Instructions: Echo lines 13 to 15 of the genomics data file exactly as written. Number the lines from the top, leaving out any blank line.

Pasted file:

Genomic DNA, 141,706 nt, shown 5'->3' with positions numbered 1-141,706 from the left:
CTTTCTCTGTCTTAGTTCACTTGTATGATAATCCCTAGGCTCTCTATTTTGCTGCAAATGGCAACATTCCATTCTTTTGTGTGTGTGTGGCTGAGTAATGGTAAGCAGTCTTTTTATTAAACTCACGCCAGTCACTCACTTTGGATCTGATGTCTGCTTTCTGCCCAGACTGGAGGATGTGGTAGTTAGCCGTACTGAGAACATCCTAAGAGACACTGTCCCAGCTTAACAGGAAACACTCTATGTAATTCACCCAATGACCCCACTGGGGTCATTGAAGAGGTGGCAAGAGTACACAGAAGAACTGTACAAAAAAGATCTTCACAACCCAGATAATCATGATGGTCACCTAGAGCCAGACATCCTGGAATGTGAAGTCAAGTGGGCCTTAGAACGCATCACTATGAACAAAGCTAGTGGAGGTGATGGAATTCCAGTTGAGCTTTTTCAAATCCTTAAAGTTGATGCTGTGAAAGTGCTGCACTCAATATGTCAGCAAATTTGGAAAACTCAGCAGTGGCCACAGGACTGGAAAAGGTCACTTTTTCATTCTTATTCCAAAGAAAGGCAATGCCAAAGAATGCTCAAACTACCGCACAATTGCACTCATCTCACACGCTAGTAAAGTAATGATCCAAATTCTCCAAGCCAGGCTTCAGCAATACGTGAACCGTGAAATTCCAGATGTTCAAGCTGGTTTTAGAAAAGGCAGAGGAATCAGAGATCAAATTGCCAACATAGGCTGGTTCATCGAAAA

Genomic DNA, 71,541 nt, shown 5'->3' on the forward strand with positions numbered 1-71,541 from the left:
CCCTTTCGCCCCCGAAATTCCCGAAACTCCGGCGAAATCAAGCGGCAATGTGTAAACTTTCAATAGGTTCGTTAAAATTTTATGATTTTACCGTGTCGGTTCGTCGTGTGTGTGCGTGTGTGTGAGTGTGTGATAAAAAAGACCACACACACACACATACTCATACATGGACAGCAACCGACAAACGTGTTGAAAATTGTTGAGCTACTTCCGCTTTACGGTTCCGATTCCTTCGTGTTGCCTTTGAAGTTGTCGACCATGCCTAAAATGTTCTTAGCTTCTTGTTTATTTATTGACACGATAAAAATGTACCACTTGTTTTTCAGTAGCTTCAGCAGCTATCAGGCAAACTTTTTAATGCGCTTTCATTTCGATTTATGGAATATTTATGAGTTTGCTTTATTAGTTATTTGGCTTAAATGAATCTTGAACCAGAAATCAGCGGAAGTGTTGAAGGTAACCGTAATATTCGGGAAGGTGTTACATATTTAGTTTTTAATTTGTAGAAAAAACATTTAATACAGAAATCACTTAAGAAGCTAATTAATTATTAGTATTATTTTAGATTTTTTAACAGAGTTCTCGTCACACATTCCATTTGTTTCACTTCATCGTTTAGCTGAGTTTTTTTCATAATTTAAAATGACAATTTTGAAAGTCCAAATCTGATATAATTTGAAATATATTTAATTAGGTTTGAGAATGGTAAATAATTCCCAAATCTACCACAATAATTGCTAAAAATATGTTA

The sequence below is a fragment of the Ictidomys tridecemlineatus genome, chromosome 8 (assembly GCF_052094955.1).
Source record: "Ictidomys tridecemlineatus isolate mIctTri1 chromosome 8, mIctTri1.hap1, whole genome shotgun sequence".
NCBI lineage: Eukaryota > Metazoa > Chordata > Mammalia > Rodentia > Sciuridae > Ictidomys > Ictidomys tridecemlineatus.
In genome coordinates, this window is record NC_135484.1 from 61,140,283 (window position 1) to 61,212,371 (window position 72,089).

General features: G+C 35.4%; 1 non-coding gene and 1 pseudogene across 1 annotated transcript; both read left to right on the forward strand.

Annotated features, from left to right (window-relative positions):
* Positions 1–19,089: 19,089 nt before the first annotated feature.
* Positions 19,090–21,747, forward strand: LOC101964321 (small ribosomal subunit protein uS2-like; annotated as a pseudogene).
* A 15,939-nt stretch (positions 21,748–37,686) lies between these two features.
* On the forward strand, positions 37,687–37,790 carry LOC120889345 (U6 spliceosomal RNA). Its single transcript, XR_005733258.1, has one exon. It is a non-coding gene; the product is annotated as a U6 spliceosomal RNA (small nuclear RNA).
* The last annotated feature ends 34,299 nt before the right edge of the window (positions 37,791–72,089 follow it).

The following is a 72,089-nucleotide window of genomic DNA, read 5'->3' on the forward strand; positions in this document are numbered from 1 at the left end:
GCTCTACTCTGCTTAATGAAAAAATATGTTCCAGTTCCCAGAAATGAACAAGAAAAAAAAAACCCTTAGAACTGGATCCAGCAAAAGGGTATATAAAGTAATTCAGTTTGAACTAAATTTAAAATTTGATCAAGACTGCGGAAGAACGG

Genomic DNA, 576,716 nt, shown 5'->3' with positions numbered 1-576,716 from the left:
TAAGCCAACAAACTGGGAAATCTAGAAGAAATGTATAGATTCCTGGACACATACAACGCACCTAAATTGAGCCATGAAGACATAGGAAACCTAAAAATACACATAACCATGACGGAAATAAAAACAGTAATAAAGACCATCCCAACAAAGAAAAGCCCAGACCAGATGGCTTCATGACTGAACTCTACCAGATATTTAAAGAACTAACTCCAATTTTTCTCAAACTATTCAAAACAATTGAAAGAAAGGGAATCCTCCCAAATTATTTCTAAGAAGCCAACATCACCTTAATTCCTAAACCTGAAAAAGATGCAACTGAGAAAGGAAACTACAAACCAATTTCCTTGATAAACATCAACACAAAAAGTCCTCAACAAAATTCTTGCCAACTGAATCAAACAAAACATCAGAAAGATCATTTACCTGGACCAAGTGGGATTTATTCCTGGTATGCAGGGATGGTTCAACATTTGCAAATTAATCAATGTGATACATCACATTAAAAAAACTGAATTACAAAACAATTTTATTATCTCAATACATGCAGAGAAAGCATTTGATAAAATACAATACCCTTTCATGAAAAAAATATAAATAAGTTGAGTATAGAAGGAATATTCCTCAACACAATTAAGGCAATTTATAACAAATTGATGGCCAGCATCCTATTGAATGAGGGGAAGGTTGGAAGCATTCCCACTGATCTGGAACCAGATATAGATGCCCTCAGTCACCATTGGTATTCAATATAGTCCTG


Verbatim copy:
* A 15,939-nt stretch (positions 21,748–37,686) lies between these two features.
* On the forward strand, positions 37,687–37,790 carry LOC120889345 (U6 spliceosomal RNA). Its single transcript, XR_005733258.1, has one exon. It is a non-coding gene; the product is annotated as a U6 spliceosomal RNA (small nuclear RNA).
* The last annotated feature ends 34,299 nt before the right edge of the window (positions 37,791–72,089 follow it).